Google Shows Dealmaking Can Be Magic

by Tom Taulli | September 21, 2012 8:15 am

Larry Page Google[1]While Apple (NASDAQ:AAPL[2]) gets much of the attention, another mega tech company is also a standout innovator: Google (NASDAQ:GOOG[3]). Over the past year, the shares are up about 32%, and the market cap is a hefty $237 billion.

No doubt, a key to Google’s success has been its dominance of the traditional search business. But this is far from the complete story. The company has used its huge cash flows to also engage in an aggressive M&A strategy. The result is that Google is a dominant player in categories like online video, maps and mobile.

Yet the strategy has been risky. Let’s face it, the history of tech dealmaking is chock-full of disasters. One problem is that it can be extremely tough to integrate a company. Another big risk is a disruptive industry change. For example, this happened with Cisco’s (NASDAQ:CSCO[4]) acquisition of Pure Digital in 2009. The fast-growing company was a leader in HD video cameras. But within a couple years, Apple’s iPhone killed the business.

That case is actually somewhat tame. Just look at Microsoft (NASDAQ:MSFT[5]). Because of a failed deal for aQuantive, the software giant recently had to take a $6.2 billion earnings charge[6].

OK, so why has Google often beaten the odds? It’s not clear-cut, but here are some important themes to consider (for more on this, you can read an excellent piece at[7]).

First of all, Google’s co-founders Sergey Brin and Larry Page realize that most innovation will happen elsewhere. So, this means a tech company should build open systems, which helps to improve the technology; always try to find the smartest engineers; and of course, buy companies.

But to make all this work, there needs to be an environment that allows for experimentation (hey, what other company allows its employees to develop driverless cars!). Yes, it can be messy — and mistakes are common. However, it’s the only way to create breakthrough products.

According to David Lawee, who runs Google’s M&A department, nearly two-thirds of the founders of the acquired companies are still on board. Perhaps a key reason is that they have an opportunity to leverage Google’s huge user base. This is often referred to as pouring rocket fuel on a product.

Now, it’s impossible to get a sense of the impact of particular deals on Google’s revenues. But it’s a good bet that the M&A has been important for keeping up the growth rate. From 2004 to 2011, Google’s revenues have gone from $3.2 billion to $37.9 billion.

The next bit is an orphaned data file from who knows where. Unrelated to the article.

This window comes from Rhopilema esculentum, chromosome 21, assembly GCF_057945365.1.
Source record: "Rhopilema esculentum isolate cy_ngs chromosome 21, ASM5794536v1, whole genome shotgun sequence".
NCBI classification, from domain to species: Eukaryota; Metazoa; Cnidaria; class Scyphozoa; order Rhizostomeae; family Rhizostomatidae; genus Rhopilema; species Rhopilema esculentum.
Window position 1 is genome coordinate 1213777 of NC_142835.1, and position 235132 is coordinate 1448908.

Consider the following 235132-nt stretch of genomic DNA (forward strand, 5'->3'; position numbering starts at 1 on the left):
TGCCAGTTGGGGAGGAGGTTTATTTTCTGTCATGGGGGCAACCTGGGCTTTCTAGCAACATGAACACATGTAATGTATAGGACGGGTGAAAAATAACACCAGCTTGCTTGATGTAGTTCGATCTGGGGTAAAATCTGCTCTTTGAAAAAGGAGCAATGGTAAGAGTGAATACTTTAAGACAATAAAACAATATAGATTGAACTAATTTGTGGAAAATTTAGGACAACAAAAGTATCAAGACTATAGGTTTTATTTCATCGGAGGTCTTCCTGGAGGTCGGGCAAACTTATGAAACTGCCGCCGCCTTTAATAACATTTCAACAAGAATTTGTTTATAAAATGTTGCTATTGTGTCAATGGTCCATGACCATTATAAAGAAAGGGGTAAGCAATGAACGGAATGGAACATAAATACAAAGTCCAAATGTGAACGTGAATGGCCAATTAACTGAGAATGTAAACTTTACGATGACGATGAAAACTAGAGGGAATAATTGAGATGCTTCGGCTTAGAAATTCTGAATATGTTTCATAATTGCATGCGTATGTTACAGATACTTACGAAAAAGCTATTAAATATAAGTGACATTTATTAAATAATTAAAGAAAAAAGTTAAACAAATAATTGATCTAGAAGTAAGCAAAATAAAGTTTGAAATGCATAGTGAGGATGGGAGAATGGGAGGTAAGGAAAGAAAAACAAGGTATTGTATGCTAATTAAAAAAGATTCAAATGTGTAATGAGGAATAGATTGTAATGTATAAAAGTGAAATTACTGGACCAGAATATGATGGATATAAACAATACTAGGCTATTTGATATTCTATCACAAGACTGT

In fact, when looking back on the dealmaking, it certainly seems that Page and Brin have an amazing sense of anticipating market trends:

Mapping: Online maps have been around since the early days of the Internet. But Google pushed the boundaries of the technology, such as with street views.

A big help was the 2004 acquisition of Keyhole, which developed geospatial data visualization. Its flagship product became the highly popular Google Earth.

Advertising: A core part of Google’s cash machine is AdSense, which allows the posting of ads on third-party sites. No doubt, this came from one of its first deals, which was for Applied Semantics. The company was a pioneer in using text processing technology for targeting ads.

But the dealmaking continued to be aggressive. A $3.1 billion deal for DoubleClick made Google a dominant player in display ads. Then there was a deal for AdMob, which made the company an instant leader in mobile ads.

Video: Google tried building its own product but it got little traction. So, it shelled out $1.65 billion for YouTube back in 2006. At the time, it was a controversial move because the service had minimal revenues.

Well, YouTube continued to gain traction, and today it remains the clear winner.

Actually, YouTube is starting to get serious about premium content. For example, it was the online video provider for the London Olympic Games.

Mobile: About two years before the launch of Apple’s iPhone, Google purchased Android. The company was developing a cutting-edge operating system for smartphones.

When the deal was announced, it got little buzz. The smartphone category was still in the nascent stages. As of now, however, Android is a major operator, with over 1.3 million activations per day.

But Google wants to push things ever farther. Last year it agreed to shell out a whopping $12 billion for Motorola Mobility. Part of the deal was to gain access to patents. But it also looks like Google wants to be a major force in the hardware side of the smartphone and tablet businesses.

As you can see, this track record is impressive. But it has taken awhile to pull off and has required lots of experimentation. Consider that some deals were abject failures, such as the acquisition of Dodgeball. The founder departed and then started Foursquare, which became the leader in mobile check-in services.

But the missteps have been rare. Google has a true culture of innovation, and it continues to be vibrant. And in the end, that should allow for continued success in dealmaking.

Tom Taulli runs the InvestorPlace blog IPOPlaybook[8], a site dedicated to the hottest news and rumors about initial public offerings. He also is the author of “All About Short Selling”[9] and “All About Commodities.”[10] Follow him on Twitter at @ttaulli[11]. As of this writing, he did not hold a position in any of the aforementioned securities.

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  6. $6.2 billion earnings charge:
  8. IPOPlaybook:
  9. “All About Short Selling”:
  10. “All About Commodities.”:
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